Sam Evans, Partner
“Mobile is everything” – this year’s tagline for Mobile World Congress. I think we can agree that mobile is approaching ‘everywhere’ status, but to say that it is everything is probably overstated. I would rather say: mobile enables everything.
The mobile ‘everything’ is the ever expanding digital ecosystem which is well recognised for its disruption of traditional business models through technology innovation. Uber isn’t a mobile service, it’s a taxi service enabled by mobile; AirBnB isn’t a mobile service, it’s an accommodation service enabled by mobile; Apple Pay isn’t a mobile service, it’s a payments service enabled by mobile… the list goes on. So, although mobile might not be everything just yet, let us not understate its value as an enabler.
Today, mobile is an internet connection directly into the pocket of almost every consumer; it is the guarantee of wireless connectivity between machines; it is the platform on which to deliver a whole new generation of services driving socio-economic growth.
To have a world in which mobile enables everything, we need an ecosystem full of diverse players with specialisations at each layer of the digital stack. The majority of players in this ecosystem do not, and do not need to, invest in asset-heavy businesses or compete subject to local licence conditions. The players use the platform that the infrastructure creates to provide a service to their customers wherever they are in the world. These players rely on the infrastructure of operators’ networks to provide the mobile connectivity that enables their business, their ‘everything’. As services increasingly rely on seamless real-time access to customers across all devices, the value of mobile connectivity will increase.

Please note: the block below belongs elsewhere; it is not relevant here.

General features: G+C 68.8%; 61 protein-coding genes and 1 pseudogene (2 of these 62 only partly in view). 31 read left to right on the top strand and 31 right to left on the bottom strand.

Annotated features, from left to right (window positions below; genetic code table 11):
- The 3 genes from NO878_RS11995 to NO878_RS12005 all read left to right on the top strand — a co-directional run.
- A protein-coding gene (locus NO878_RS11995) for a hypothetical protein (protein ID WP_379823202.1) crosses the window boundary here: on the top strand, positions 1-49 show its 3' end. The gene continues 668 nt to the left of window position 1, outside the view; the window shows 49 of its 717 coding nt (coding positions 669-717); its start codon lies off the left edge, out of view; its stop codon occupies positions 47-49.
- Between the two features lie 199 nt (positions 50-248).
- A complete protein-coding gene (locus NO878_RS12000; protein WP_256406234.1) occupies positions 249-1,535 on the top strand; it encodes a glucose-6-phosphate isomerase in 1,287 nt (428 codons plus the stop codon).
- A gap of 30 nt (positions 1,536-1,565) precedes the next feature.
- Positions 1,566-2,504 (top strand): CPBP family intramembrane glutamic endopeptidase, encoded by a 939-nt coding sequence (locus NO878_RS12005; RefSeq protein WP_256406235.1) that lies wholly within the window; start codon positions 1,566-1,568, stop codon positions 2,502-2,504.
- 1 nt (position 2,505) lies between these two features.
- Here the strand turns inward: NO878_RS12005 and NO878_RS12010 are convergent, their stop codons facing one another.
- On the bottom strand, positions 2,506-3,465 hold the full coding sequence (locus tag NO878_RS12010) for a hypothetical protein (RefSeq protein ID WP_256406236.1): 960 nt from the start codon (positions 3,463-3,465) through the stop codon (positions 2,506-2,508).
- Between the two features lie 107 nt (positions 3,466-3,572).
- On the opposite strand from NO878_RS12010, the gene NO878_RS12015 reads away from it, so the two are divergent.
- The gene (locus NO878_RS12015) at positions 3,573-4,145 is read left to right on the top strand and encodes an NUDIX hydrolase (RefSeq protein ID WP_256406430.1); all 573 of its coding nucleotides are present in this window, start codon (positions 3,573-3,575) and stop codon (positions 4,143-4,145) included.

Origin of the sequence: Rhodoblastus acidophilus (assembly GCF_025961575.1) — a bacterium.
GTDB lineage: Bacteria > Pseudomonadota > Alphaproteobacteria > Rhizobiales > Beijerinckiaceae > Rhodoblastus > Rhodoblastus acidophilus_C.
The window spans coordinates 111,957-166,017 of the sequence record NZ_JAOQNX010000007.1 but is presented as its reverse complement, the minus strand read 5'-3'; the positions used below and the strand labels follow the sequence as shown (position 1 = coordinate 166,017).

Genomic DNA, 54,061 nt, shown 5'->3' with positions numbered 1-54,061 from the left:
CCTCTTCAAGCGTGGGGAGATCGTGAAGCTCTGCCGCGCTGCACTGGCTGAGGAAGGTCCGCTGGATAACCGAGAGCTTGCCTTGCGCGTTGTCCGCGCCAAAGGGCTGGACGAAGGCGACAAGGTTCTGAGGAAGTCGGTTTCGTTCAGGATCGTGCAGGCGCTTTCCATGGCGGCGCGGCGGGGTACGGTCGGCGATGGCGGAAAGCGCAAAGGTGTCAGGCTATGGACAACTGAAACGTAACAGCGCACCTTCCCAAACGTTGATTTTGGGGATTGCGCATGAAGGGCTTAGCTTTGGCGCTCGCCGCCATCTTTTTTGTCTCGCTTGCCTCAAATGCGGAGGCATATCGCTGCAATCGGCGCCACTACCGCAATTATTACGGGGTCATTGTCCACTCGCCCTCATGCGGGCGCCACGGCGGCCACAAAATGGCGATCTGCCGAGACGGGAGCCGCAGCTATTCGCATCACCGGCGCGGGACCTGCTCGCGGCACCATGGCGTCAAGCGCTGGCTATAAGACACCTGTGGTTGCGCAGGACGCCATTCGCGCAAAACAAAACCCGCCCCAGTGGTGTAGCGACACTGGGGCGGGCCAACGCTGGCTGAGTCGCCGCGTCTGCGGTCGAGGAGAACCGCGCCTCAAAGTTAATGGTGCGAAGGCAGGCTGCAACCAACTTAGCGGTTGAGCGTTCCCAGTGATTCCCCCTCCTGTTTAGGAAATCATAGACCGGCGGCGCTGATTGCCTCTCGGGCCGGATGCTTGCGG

Significant focus at Mobile World Congress in the coming days is likely to be on the extent to which mobile operators’ business models are being disrupted by internet players. In this regard, mobile operators are in no different position to any other industry that has been disrupted through technology innovation over the past ten years. Just ask the camera industry, the movie rental business and the music industry…
When I go to Barcelona next week I will be interested to see not only the impact of this disruption, but how mobile operators are re-evaluating their core assets and business models to ensure that they can sustain their growth through this disruption. By changing our perspective to ‘mobile enables everything’ we can have optimism – operators own the networks that are the enabler of a wide range of services. Operators can look to generate growth by building on top of connectivity with services such as personal identity, content and the billing relationship. They can maximise the value of local distribution networks and leverage the positive benefits of having a relationship with the local regulator.
Mobile, the internet connection in your pocket, is fundamentally changing the way we communicate, the way we shop, the way we consume content and the way we interact with our surroundings. All of these changes have come from beyond the traditional boundaries of the mobile industry but they have all relied on the networks that lie at its heart. Technology disruption will continue and, to retain relevance, connectivity providers’ business models will need to evolve. Whilst mobile operators may struggle to be everything, the opportunity to enable everything is just as critical for the future growth of the digital ecosystem.
Sam Evans, partner at Redshift, will be moderating a conference session on Thursday at Mobile World Congress looking at the way that mobile has enabled the transformation of content (e.g. news, video, music) production and consumption. Speakers at the session will be representing Conde Nast, Ericsson, Sky News and AOL.